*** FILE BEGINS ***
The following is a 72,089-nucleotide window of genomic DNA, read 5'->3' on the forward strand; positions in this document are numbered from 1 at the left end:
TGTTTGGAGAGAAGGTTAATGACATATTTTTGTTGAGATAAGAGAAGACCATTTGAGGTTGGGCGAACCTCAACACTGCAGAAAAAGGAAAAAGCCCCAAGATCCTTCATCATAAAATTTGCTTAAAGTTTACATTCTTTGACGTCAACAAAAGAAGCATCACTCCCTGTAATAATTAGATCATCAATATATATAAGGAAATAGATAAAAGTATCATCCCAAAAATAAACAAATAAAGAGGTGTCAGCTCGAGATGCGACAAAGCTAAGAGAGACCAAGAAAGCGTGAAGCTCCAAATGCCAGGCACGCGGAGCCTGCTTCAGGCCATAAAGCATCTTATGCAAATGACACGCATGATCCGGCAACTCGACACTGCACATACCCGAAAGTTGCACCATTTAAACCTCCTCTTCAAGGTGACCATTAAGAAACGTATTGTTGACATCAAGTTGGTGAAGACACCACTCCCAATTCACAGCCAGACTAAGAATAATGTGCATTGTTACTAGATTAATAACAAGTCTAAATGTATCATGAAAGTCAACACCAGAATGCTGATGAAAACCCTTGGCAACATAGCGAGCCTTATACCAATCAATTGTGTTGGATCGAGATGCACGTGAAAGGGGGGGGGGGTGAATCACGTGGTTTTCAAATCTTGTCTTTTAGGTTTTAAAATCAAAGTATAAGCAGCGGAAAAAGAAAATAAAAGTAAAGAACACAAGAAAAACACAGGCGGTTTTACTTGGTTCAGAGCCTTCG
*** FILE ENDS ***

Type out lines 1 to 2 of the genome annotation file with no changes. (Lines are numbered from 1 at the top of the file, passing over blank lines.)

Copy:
The following is a 72,089-nucleotide window of genomic DNA, read 5'->3' on the forward strand; positions in this document are numbered from 1 at the left end:
TGTTTGGAGAGAAGGTTAATGACATATTTTTGTTGAGATAAGAGAAGACCATTTGAGGTTGGGCGAACCTCAACACTGCAGAAAAAGGAAAAAGCCCCAAGATCCTTCATCATAAAATTTGCTTAAAGTTTACATTCTTTGACGTCAACAAAAGAAGCATCACTCCCTGTAATAATTAGATCATCAATATATATAAGGAAATAGATAAAAGTATCATCCCAAAAATAAACAAATAAAGAGGTGTCAGCTCGAGATGCGACAAAGCTAAGAGAGACCAAGAAAGCGTGAAGCTCCAAATGCCAGGCACGCGGAGCCTGCTTCAGGCCATAAAGCATCTTATGCAAATGACACGCATGATCCGGCAACTCGACACTGCACATACCCGAAAGTTGCACCATTTAAACCTCCTCTTCAAGGTGACCATTAAGAAACGTATTGTTGACATCAAGTTGGTGAAGACACCACTCCCAATTCACAGCCAGACTAAGAATAATGTGCATTGTTACTAGATTAATAACAAGTCTAAATGTATCATGAAAGTCAACACCAGAATGCTGATGAAAACCCTTGGCAACATAGCGAGCCTTATACCAATCAATTGTGTTGGATCGAGATGCACGTGAAAGGGGGGGGGGGTGAATCACGTGGTTTTCAAATCTTGTCTTTTAGGTTTTAAAATCAAAGTATAAGCAGCGGAAAAAGAAAATAAAAGTAAAGAACACAAGAAAAACACAGGCGGTTTTACTTGGTTCAGAGCCTTCG